by more than 35% per annum since 2009. The combined
growth of all strategies at European level continues
to outpace the overall investment market,
demonstrating the continuous appetite by investors
to take into account Environmental, Social and
Governance factors, despite (or maybe due to) the
ongoing economic and market turmoil."
We have continuing good news with this report. Not sure this study adds too much to what we
already know. However, it does provide good detail
and perspective on the subject.
European SRI Study, October 2012, Eurosif,
Public Pension Plans More Than Twice As Likely
To Implement SRI/ESG Strategies Than Corporate
Plans, Says BNY Mellon.
"35% of public pension funds have adopted SRI/ESG
strategies, compared to 27% of foundations &
endowments, and 16% of corporate pension plans.
Concerns around ERISA [Employee Retirement Income
Security Act] weigh on U.S. corporate clients, with
debate about their role as a fiduciary when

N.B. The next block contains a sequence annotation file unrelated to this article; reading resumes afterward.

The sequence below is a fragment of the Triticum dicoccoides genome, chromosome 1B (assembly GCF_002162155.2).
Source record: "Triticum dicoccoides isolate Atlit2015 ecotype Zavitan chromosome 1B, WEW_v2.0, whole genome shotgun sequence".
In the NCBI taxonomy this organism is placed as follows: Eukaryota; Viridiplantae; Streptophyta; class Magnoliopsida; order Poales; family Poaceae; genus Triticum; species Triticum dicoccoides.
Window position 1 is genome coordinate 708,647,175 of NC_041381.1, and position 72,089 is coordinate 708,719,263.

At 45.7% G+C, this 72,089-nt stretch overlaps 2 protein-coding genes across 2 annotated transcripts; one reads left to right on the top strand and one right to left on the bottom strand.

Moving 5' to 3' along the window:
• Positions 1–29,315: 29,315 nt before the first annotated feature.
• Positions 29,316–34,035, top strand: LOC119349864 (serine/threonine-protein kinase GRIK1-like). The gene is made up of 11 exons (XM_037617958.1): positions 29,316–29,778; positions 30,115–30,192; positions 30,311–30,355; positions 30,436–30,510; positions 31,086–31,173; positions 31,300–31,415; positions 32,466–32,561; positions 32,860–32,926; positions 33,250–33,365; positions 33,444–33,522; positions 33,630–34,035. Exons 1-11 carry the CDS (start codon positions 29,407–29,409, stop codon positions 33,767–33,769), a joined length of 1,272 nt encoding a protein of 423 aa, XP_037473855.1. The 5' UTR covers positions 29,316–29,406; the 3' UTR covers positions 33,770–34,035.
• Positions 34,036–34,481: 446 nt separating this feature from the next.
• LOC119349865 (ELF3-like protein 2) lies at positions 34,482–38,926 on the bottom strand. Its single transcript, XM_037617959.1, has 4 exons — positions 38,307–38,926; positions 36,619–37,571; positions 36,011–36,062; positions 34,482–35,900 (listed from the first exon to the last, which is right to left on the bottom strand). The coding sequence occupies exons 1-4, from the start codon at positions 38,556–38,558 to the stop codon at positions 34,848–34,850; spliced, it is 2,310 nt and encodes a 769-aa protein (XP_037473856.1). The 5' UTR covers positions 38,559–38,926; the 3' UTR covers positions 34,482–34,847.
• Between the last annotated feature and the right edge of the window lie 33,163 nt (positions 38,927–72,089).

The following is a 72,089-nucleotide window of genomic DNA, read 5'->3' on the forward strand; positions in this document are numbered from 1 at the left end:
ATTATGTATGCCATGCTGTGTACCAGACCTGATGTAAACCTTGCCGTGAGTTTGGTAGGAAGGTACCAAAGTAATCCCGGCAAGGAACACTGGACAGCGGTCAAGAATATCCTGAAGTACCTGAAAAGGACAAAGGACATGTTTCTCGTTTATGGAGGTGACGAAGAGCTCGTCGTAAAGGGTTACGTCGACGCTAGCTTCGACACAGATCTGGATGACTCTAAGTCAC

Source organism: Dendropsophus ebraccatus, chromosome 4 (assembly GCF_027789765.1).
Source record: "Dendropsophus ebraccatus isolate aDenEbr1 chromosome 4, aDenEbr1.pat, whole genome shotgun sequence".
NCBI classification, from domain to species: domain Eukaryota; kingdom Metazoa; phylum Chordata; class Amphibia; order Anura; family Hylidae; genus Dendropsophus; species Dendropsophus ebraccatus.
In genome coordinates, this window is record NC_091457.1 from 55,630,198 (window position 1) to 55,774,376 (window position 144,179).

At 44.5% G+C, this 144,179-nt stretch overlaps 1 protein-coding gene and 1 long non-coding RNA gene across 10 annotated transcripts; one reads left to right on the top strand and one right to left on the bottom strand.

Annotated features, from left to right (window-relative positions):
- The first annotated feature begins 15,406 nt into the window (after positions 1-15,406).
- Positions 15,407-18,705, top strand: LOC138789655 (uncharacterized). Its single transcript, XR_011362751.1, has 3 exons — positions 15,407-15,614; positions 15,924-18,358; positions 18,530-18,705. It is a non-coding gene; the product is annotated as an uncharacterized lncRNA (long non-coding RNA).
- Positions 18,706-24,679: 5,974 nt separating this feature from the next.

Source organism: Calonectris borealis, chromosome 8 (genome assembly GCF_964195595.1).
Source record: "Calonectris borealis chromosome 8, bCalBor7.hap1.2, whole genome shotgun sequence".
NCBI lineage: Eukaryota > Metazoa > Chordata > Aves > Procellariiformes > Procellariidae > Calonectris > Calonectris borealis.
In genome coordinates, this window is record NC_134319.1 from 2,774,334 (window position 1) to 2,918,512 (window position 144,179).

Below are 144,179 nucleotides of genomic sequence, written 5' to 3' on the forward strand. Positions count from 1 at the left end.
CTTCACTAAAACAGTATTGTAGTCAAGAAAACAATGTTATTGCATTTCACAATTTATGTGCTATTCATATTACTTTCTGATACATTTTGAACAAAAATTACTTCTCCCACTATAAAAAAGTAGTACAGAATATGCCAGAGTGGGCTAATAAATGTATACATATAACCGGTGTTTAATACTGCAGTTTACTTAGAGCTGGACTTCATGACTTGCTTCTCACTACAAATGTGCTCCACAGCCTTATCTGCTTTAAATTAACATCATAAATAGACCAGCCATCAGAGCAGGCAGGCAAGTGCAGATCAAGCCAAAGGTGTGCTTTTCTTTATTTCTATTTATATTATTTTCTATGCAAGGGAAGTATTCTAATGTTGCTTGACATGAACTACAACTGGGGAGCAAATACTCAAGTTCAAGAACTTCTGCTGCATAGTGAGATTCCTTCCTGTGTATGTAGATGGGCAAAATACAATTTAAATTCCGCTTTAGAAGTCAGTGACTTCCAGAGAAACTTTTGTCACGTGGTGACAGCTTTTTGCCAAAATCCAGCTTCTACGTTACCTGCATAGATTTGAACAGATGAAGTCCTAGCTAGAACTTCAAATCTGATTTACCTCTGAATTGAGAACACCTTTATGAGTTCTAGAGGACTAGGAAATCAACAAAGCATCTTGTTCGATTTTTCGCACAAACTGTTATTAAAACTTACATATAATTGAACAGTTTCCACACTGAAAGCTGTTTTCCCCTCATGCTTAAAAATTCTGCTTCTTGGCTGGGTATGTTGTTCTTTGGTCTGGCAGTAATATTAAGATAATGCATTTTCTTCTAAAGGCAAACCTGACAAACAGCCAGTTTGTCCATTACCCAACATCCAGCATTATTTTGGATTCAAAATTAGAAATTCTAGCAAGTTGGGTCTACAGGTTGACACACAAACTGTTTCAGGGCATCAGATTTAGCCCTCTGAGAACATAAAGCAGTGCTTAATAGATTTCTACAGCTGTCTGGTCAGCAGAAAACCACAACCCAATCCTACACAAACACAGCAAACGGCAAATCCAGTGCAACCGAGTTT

integrating ESG investing."
Those US fund managers concerned about ERISA
restricting stock selection on ESG grounds are
probably not considering that by leaving out ESG
considerations they could be also liable for
possible 'imprudent' stock selection.
Public Pension Plans More Than Twice As Likely To
Implement SRI/ESG Strategies Than Corporate Plans,
Says BNY Mellon, press release, October 2, 2012,
BNY Mellon Asset Servicing, USA.
Winners Of 2012 Moskowitz Prize For
Sustainable, Responsible, Impact Investing Study
"Using 10 years of privately compiled data, three
leading academics have tied positive market
performance to corporate social responsibility (CSR)
activities at major publicly traded U.S. companies.
Their research has netted them the Moskowitz Prize
for Socially Responsible Investing, the only global
prize recognizing outstanding quantitative research
in the field of sustainable, responsible, impact
This prize performs an admirable function in
helping recognize legitimate academic research that
advances our understanding of the interplay of human
values and its impact on the world of corporate
behaviour and investing.
Winners of 2012 Moskowitz Prize for sustainable,
responsible, impact investing study announced,
press release, October 3, 2012, Center for
Responsible Business at The Haas School of Business,
UC Berkeley, USA.